Author: Debanjan Bony

A Forsaken Coast

I had just finished packing for a trip I was planning. T’s, shorts, towel, brush, chargers, medicines and sunglasses. It was all done and felt good. I glanced over at the clock and it was little past midnight. I had to head out in just four hours. Sleeping was never an option when it had come to this place. The first ever article I posted on this blog was based upon some of the very firsts experiences I had had by traveling to this beach, Bakkhali. At that moment, I knew whatever I had gotten in my head for the place was going to be looking good on paper. So much so that when I re-read it now, the primordial emotions toward the place feel reincarnated once again. Ebb tides, diseased sea, heavy breeze, grey beach, red meadows, promiscuous shrubs, miles of salt ceders scattered about some mediocre woods, high tides, and home to hundreds of wildlife including us, the humans, guarded by the lady as well as the guardian spirit of the forests, Dhamra …

Listen to these Sounds of Mother Earth

On a recent trip to an ‘isolated mountain’, I happened to realize how insignificant we are in this vastness of space. Traveling at the speed of light, it would take almost 100,000 years to cross the Milky Way. So if you imagine a particle of dust upon this gargantuan planet, you are still nowhere near to perceive how infinitesimally small a position we occupy in this universe. Yet, here on Earth, not everyone of us are reinforced when we think about our place in this space. Some of us even dip ourselves in the faith that Earth is flat and everything else around us is revolved around this celestial being to cope with this implausible vastness. But in the grand scheme of things, the truth is, we are just too small. Reflecting on this vastness and our insignificance within this universe often leads to a philosophical question and that is: Should one feel dreary for being too small? Because this idea of banality gives an immense spur to nihilism, that’s for sure. For all we …

An Empty Place

Winter is a great time to listen to music. No annoying noise from fans and as the people are not out as much and traffic comes to a halt the world seems quieter. Those who live in the parts of world that experience snowfall know it even better. There’s a silence in snowfall and fog. It’s like they are getting in the way of sound. It’s actually they really do get in the way of sound but they affect the higher frequencies more than they affect the lower ones. And it somewhat creates a stillness. An eerie, muted and dumb stillness that you hear at nights, especially when you go to bed. Horror movies tend to use this similar technique in order to have a stifle background in them too. But this phenomenon alone is not enough to stifle all the sound in nature. The temperature has a lot to do with the stillness. Cold air is denser than the warm one and sound travels much slower through denser material than it does through lighter …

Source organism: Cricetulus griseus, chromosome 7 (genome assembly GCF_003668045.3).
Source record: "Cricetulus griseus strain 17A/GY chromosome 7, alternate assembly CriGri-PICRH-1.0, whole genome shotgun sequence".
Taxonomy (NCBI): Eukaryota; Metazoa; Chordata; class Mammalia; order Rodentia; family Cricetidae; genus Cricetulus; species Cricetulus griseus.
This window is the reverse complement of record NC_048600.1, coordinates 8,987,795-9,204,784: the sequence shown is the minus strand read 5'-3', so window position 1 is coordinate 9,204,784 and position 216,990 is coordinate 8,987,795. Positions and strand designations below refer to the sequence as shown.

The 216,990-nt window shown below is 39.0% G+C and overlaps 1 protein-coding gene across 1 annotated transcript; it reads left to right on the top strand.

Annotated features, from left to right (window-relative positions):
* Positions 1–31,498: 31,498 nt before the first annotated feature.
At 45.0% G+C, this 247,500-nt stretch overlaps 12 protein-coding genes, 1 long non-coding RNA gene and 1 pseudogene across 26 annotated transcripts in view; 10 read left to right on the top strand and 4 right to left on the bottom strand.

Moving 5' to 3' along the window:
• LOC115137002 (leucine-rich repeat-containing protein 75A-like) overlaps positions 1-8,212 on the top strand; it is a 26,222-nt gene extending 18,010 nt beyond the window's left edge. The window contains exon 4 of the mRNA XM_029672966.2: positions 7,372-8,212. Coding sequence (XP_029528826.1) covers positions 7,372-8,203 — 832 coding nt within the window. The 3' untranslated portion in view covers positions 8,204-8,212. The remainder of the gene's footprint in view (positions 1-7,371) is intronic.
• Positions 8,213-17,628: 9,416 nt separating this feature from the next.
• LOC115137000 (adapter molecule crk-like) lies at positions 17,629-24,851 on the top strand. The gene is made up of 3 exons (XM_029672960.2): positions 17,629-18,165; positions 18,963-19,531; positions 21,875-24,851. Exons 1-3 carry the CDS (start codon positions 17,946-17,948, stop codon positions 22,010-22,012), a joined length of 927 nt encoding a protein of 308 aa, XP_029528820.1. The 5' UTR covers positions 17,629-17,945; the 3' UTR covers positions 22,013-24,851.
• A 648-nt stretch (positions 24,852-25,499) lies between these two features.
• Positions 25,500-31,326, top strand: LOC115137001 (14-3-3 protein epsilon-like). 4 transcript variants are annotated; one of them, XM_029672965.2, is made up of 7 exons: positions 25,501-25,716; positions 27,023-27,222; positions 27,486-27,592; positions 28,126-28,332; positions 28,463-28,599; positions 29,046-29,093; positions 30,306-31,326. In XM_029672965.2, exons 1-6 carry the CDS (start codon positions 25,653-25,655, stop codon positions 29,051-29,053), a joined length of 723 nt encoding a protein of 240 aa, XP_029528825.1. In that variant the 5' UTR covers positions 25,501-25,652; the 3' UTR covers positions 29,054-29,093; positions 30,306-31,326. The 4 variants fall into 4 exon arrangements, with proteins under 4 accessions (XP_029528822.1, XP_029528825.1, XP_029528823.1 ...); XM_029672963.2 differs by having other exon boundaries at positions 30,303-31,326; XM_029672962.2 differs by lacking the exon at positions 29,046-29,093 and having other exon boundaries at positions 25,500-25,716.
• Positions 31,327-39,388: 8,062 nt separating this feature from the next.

One Person at a Time: An Oasis of Serenity Amidst the Heart of Bakkhali

3:30 am was when the phone rang. Nobody answered. 4:00 am, the alarm went off. I woke up, gave a call back, did a few other calls, went to the bathroom, brush my teeth, took the backpack, set out. 5:12 am was when the train was supposed to arrive. Was it on time? I don’t remember. When we reached in Bakkhali it was around 9 O’Clock in the morning. The beach was almost empty like most of the time. Minimalism has always been a thing for me. From a piece of music to a mediocre sea with a wide beach with no or few people, it has been something I’ve always found myself in love with. I have been asked a lot of times why do I love to be in a place or spend my money for a place that has no impregnate beauty whatsoever! Not that I have been able to quench their thirst for a legitimate answer because minimalism itself is a complex and abstract subject. A couple of days ago I …